Peeking and unreading

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Peeking and unreading

Dirk Laurie-2
Many file formats divide naturally into groups of lines, such that you
only know that the group is done when you look at the first line of the
next group.

Is there a way to read a few characters of the next line without
advancing the file position, and then to re-read them with the rest
of the line when you know how to deal with it?

Or alternatively, is there a way to unread a line when you realize
it's not meant for the current group?

Or must I just maintain my own buffer?

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Re: Peeking and unreading

Paul K-2
Hi Dirk,

> Or alternatively, is there a way to unread a line when you realize
> it's not meant for the current group?

You can use fh:seek() to get the position before reading and then set
to that position after reading, so the next reading operation starts
there.

Using your own buffer is likely to be noticeably faster if you need to
read and seek many times.

Paul.

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Re: Peeking and unreading

Sean Conner
It was thus said that the Great Paul K once stated:
> Hi Dirk,
>
> > Or alternatively, is there a way to unread a line when you realize
> > it's not meant for the current group?
>
> You can use fh:seek() to get the position before reading and then set
> to that position after reading, so the next reading operation starts
> there.

  That only works if what you are reading from *is* a file.  Anything else
(io.stdin, a network connection, etc.) won't work as you cannot seek on
those types of devices.

  Buffering a line works for both seekable and non-seekable data sources.

  -spc (There is ungetc() in C, but you are only guarenteed one character of
        pushback ... )


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Re: Peeking and unreading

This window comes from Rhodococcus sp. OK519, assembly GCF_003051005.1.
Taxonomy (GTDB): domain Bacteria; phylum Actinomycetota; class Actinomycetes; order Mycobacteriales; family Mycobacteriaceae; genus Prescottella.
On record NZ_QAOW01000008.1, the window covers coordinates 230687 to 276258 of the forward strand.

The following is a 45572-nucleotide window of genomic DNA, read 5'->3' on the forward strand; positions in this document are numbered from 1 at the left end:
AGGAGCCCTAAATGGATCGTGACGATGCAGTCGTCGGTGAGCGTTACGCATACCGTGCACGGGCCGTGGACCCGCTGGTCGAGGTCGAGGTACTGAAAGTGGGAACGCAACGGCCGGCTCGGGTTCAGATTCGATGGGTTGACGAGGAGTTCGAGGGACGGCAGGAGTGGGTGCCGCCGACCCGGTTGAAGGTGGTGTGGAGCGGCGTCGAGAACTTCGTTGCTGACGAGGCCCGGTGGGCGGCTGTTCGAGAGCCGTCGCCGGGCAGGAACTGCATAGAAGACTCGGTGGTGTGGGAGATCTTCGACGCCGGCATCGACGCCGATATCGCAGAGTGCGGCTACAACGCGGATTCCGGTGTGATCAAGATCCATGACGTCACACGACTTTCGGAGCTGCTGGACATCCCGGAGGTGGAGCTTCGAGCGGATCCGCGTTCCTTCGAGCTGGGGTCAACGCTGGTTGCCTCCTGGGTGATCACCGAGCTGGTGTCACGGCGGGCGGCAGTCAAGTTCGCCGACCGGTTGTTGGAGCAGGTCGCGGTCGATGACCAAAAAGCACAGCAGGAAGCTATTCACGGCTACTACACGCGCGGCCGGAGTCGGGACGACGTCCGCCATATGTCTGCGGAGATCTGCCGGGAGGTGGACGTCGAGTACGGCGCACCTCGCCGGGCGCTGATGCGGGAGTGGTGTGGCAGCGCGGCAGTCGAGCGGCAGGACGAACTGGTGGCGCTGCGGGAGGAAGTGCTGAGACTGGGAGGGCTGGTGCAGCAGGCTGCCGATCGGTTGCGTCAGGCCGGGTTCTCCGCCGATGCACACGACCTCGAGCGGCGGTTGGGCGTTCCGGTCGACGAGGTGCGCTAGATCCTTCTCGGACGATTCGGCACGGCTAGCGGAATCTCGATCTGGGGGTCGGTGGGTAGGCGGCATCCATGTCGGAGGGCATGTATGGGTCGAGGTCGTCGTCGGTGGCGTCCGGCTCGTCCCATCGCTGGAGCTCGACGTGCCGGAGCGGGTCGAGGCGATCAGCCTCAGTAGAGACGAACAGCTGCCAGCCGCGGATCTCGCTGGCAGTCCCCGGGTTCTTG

Dirk Laurie-2
2016-07-17 9:31 GMT+02:00 Sean Conner <[hidden email]>:

> It was thus said that the Great Paul K once stated:
>> Hi Dirk,
>>
>> > Or alternatively, is there a way to unread a line when you realize
>> > it's not meant for the current group?
>>
>> You can use fh:seek() to get the position before reading and then set
>> to that position after reading, so the next reading operation starts
>> there.
>
>   That only works if what you are reading from *is* a file.  Anything else
> (io.stdin, a network connection, etc.) won't work as you cannot seek on
> those types of devices.
>
>   Buffering a line works for both seekable and non-seekable data sources.
>
>   -spc (There is ungetc() in C, but you are only guarenteed one character of
>         pushback ... )

It has dawned on me that the specific format I need it for has lines starting
with a number, and if you know that number you know whether the group
is done, so I only need to buffer the number if I use file:read'n' before
file:read().

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Re: Peeking and unreading

Jorge Visca
Do you think that property is by chance, or it's some pattern? Ideas for
easy framing of messages in streams are always welcome...

Jorge

On 17/07/16 05:57, Dirk Laurie wrote:
> It has dawned on me that the specific format I need it for has lines
> starting with a number, and if you know that number you know whether
> the group is done, so I only need to buffer the number if I use
> file:read'n' before file:read().


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Re: Peeking and unreading

Dirk Laurie-2
2016-07-17 19:49 GMT+02:00 Jorge <[hidden email]>:

> Do you think that property is by chance, or it's some pattern? Ideas for
> easy framing of messages in streams are always welcome...

It's on purpose. It represents the depth-first traversal of a tree. The
number is the level of the node (i.e. distance from the root). Then
follows a tag to say what kind of node it is, and then the real data.
Some nodes have an identifier so that you can reach it by direct
access instead of traversal.